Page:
The term “Hakawati” may not mean a lot to people today. In fact, you’d probably be forgiven for thinking it was something Japanese. Hakawati actually means the art of storytelling in the Arabic tradition where story time is combined with the breaking of bread or sharing of food. It’s a wonderful concept and has now inspired a stage show, brought to us by the National Theatre of Parramatta, having its world premiere as part of the 2017 Sydney Festival.
This show is being staged in the private dining room of the El-Phoenician restaurant on Church Street in Parramatta. It is here that the audience sits down at a very long table, as if they were at a wedding. They then share a delicious four-course Lebanese meal of breads and dips, falafel, sambousek and chicken skewers with potato coriander before finishing off the proceedings with a strong, Lebanese coffee and a sweet baklava with fresh fruit.
The table had large wooden chairs elevated at the two heads. This is where the four storytellers of the night would come to deliver their complex tales of heroism, tragedy and familial clashes between generations and stories boasting complex emotions and layers. The Hakawati are traditionally rather cheeky so expect a few segues, jokes and some smoke and mirrors. This show also has lot of Australian references (to local suburbs like Kellyville, Granville and Auburn), local lingo (like “bro”) and stories that straddle the lines between being faithful to tradition while also navigating the waters of contemporary Australia.
Veteran Australian actress, Sandy Gore begins the narratives with a tale about a third son named Kareem and sometimes Kevin. This is a boy who is a pop tragic and someone who considers Kylie Minogue his fairy godmother. This story also uses stills from Moulin Rouge! and other pictures as well as the Minogue and Nick Cave duet “Wild Roses” to look at the topic of sexuality. It was an interesting way of tackling subject matter that could have been quite serious.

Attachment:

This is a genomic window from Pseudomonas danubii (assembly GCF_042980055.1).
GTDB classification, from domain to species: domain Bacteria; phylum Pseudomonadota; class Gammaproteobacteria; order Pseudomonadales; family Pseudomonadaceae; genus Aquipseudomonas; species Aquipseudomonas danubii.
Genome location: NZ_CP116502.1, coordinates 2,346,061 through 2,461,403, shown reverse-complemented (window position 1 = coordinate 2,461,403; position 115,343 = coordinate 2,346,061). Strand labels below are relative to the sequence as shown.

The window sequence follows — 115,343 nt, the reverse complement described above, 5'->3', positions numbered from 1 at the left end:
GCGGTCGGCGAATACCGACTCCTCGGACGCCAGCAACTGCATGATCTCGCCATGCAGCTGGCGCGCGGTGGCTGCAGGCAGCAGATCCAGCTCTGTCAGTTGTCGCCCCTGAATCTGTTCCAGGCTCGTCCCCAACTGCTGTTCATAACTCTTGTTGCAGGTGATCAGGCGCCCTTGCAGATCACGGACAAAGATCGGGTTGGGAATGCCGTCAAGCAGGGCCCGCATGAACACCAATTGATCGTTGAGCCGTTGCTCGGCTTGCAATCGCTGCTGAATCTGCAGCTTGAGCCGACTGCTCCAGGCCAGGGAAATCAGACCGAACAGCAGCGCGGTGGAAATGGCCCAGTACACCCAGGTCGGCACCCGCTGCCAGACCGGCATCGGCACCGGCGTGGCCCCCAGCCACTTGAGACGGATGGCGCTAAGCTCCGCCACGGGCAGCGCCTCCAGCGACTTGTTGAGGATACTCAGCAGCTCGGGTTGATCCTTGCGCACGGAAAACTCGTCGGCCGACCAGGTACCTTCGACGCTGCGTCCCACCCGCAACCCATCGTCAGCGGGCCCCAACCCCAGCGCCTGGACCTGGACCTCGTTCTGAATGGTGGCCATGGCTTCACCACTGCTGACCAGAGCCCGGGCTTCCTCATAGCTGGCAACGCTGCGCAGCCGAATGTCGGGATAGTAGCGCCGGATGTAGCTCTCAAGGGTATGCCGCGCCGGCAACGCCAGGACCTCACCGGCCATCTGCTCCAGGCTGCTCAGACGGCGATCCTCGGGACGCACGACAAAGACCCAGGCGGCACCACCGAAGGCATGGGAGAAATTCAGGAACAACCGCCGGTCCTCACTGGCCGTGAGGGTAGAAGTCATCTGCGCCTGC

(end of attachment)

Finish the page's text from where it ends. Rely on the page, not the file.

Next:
The second story was delivered by the effervescent and confident, Olivia Rose. She delivered a story about a cursed woman who had a bakery in Auburn. It also included some irreverent references to the Kardashians and a swipe at priests. The third tale was about a kid named Ali (whose surname may have been “Baba” and was told by Dorje Michael Swallow). Ali starts his own motorcycle gang called “The Thieves.” It’s basically a group of old bikers from North Parramatta who look like members of ZZ Top. The story also managed to link together the characters from the previous stories.
The final narrative of the night was delivered by Sal Sharah along with his fellow cast mates. This was a cautionary tale where the audience were warned to careful about what you wished for. By the time this rolled around the food and drinks had all been consumed and we’d had a pleasant evening getting to know the neighbours sitting around us. It also ended with a lovely surprise that was really the cherry on top for the evening and courtesy of Michael Stone and Emma Macpherson. To say anything more would ruin it.
The world needs more examples like the show, Hakawati. This night proved that it’s important for people to take a step away from being busy and distracted by technology and to sit and listen and get to know your neighbours. It is great to engage in some age-old customs that also felt relevant to Western Sydney and a fresh concept in terms of where theatre is concerned. The night offered some genuine opportunities to eat, drink, be merry and engage in ideas that were ultimately intriguing little bundles of food for thought.
Originally published on 15 January 2017 at the following website: http://arts.theaureview.com/reviews/sydney-festival-review-hakawati-proves-its-important-to-switch-off-technology-engage-with-people-through-food-stories/
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